New root hair phenotypes discovered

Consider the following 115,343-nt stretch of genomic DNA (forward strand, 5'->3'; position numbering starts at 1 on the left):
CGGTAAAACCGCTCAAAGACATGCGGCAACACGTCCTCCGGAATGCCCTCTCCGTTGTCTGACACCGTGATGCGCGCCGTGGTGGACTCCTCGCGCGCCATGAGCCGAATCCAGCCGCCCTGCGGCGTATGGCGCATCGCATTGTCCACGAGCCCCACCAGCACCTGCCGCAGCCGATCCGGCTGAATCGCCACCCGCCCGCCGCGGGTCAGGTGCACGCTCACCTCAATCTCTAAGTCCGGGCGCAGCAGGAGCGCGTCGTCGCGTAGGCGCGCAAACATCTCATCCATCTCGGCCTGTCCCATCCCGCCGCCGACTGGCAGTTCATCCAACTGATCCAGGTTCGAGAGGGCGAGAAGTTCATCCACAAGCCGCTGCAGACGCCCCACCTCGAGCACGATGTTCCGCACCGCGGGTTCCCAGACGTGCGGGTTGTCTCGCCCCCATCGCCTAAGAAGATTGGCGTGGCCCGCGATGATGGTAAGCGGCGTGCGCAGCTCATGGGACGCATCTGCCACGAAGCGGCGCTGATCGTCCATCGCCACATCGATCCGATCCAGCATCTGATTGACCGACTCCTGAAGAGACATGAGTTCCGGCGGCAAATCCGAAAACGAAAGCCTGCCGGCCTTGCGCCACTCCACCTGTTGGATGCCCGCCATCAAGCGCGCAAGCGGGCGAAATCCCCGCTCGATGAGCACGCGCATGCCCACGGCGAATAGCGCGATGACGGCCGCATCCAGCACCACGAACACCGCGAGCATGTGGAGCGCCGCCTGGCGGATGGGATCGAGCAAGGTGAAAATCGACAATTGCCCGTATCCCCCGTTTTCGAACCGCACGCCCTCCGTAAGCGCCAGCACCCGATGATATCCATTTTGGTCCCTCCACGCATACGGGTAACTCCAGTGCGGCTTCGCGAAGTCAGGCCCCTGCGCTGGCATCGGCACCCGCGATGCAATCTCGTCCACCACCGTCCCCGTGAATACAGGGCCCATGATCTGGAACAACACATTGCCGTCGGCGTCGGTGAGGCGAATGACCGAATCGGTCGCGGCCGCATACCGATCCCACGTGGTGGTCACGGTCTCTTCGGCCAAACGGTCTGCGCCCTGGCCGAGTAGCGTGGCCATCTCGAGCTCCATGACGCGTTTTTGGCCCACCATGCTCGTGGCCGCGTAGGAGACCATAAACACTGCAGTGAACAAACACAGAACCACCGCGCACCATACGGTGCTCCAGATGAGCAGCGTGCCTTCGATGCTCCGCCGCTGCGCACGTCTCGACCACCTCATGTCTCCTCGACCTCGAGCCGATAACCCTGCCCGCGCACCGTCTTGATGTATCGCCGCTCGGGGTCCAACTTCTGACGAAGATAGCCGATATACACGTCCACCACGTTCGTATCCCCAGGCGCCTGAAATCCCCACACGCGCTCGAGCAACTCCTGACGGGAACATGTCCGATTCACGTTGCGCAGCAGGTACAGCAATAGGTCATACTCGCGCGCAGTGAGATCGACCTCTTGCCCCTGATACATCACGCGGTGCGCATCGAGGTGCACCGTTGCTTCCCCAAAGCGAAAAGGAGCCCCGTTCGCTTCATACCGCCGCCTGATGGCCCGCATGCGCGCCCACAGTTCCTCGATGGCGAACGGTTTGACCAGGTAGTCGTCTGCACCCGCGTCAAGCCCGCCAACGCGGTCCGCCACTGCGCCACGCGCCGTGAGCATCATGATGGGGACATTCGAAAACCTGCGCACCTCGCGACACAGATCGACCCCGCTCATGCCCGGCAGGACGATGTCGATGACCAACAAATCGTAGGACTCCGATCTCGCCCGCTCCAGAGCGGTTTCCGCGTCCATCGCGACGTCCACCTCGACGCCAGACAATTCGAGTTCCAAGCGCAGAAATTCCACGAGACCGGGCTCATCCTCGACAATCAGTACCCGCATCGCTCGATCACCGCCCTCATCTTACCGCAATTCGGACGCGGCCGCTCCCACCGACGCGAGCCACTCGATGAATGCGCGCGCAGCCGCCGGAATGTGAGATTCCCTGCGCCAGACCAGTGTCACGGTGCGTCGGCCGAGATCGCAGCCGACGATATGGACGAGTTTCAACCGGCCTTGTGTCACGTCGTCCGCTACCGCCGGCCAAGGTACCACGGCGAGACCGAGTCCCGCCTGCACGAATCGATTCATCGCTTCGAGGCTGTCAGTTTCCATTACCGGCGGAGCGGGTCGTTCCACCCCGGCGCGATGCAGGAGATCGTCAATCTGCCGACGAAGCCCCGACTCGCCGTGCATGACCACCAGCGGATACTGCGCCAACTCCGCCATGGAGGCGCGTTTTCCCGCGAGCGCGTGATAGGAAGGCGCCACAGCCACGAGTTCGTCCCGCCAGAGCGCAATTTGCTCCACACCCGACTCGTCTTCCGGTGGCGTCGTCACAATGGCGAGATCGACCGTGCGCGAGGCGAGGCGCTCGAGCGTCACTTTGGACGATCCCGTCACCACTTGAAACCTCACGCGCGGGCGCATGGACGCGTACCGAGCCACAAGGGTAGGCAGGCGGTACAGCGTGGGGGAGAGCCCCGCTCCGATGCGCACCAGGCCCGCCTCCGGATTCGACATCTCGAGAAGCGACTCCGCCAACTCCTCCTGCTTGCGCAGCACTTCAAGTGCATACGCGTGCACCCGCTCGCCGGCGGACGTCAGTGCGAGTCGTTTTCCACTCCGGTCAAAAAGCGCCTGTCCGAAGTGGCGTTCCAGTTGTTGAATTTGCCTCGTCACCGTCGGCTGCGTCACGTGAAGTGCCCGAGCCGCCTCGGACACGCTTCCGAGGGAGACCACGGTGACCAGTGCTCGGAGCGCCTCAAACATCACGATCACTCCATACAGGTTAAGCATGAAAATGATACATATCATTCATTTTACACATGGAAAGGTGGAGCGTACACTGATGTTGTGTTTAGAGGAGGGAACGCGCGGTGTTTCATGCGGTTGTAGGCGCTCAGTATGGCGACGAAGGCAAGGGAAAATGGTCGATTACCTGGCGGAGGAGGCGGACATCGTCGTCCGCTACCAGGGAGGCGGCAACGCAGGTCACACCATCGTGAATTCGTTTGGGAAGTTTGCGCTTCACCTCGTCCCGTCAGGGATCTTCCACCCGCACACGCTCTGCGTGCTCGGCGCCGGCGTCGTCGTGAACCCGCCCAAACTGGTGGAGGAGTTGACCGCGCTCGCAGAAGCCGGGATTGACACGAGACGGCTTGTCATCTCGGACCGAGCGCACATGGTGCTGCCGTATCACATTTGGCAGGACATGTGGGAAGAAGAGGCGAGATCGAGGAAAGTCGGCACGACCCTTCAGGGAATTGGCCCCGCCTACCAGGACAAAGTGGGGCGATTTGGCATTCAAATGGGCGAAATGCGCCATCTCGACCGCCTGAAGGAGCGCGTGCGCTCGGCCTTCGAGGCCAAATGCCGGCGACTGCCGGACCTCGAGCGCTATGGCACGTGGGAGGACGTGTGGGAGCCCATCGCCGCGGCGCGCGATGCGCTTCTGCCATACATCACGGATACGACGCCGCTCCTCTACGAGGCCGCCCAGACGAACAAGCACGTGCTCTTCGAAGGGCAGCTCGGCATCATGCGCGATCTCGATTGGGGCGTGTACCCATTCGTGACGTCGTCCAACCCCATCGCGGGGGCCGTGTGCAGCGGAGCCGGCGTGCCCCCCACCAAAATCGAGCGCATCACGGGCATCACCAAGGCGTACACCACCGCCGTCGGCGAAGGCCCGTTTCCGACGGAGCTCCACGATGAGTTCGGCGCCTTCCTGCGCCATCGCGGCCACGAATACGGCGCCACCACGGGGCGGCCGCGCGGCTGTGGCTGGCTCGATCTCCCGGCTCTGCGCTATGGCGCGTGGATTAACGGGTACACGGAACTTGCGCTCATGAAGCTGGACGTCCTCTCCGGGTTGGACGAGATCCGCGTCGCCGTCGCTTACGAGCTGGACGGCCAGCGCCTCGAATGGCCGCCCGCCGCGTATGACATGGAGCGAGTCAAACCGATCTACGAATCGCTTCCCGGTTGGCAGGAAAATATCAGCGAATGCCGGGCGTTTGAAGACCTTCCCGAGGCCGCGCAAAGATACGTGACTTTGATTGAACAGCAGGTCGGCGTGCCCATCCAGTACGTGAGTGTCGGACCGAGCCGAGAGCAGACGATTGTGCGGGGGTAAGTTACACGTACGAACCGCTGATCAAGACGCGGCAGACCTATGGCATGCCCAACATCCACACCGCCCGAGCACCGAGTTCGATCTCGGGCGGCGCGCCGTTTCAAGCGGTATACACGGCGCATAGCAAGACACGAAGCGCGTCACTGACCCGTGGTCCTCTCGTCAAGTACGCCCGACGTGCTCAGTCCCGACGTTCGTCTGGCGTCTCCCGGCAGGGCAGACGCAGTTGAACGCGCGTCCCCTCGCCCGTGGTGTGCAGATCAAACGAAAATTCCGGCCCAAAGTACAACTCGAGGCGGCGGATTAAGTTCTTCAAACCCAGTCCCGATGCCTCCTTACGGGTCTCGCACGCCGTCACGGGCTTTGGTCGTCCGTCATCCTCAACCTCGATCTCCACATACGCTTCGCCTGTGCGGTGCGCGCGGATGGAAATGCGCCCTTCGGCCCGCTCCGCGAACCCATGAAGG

Trichomes show 47 morphological phenotypes, while literature reports only two root hair phenotypes in all plants. However, could hair-like structures exist below-ground in a similar wide range of morphologies like trichomes? Genetic mutants and root hair stress phenotypes point to the possibility of uncharacterized morphological variation existing belowground. For example, such root hairs in Arabidopsis (Arabidopsis thaliana) can be wavy, curled, or branched. We found hints in the literature about hair-like structures that emerge before root hairs belowground. As such, these early emerging hair structures can be potential exceptions to the contrasting morphological variation between trichomes and root hairs. Here, we show a previously unreported ‘hooked’ hair structure growing below-ground in common bean. The unique ‘hooking’ shape distinguishes the ‘hooked hair’ morphologically from root hairs. Currently, we cannot fully characterize the phenotype of our observation due to the lack of automated methods for phenotyping root hairs. This phenotyping bottleneck also handicaps the discovery of more morphology types that might exist below-ground as manual screening across species is slower than computer-assisted high-throughput screening.
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